Anti-cancer drugs are up to 58% more expensive in the Netherlands than in other EU countries, according to new research published in medical journal Lancet Oncology.
The research, led by Wim van Harten of the specialist Antoni van Leeuwenhoek cancer hospital in Amsterdam, looked at nine different medicines. In seven out of nine cases, the Netherlands was one of the three countries which paid the most for the drug, RTL news quotes the survey as showing.
On average, prices in the Netherlands are 8% higher than in Europe as a whole.
‘The reason why prices are different cannot be explained by the survey,’ Van Harten is quoted as saying. ‘But they are not related to GDP per inhabitant or national purchasing agreements.’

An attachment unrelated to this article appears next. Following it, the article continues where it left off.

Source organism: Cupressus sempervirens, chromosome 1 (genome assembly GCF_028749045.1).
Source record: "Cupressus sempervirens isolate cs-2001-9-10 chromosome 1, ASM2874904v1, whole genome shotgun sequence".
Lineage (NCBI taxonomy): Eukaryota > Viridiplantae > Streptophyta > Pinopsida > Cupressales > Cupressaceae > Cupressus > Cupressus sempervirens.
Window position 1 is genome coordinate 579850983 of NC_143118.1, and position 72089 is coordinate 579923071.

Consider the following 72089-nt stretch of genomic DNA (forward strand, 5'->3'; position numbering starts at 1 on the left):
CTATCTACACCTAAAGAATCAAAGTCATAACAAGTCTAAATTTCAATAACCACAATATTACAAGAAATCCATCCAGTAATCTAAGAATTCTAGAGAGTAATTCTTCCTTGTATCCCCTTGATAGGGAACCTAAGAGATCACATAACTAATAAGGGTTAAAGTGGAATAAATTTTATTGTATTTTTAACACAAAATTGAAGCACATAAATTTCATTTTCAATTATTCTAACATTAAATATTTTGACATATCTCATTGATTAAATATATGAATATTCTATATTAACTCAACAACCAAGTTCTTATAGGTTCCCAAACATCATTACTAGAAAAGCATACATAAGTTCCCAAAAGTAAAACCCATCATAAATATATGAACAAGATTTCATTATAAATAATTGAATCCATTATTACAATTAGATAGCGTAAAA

It is important that drug companies are more transparent about their pricing structures, he said.
Meanwhile, Dutch health insurance company VGZ said on Friday it has joined forces with Maastricht’s teaching hospital to buy in drugs to combat lung disease.
The two organisations are drawing up a list of approved medicines for asthma and other lung problems and say they expect to have a final list of 30. Currently some 100 different drugs are used for treating lung diseases.
Drugs companies will then have to compete at auction to win the contracts to supply the drugs.
VGZ, which controls 50% of the Maastricht health insurance market, says it expects the new set-up will slash the total bill by €100m, the Volkskrant reports.
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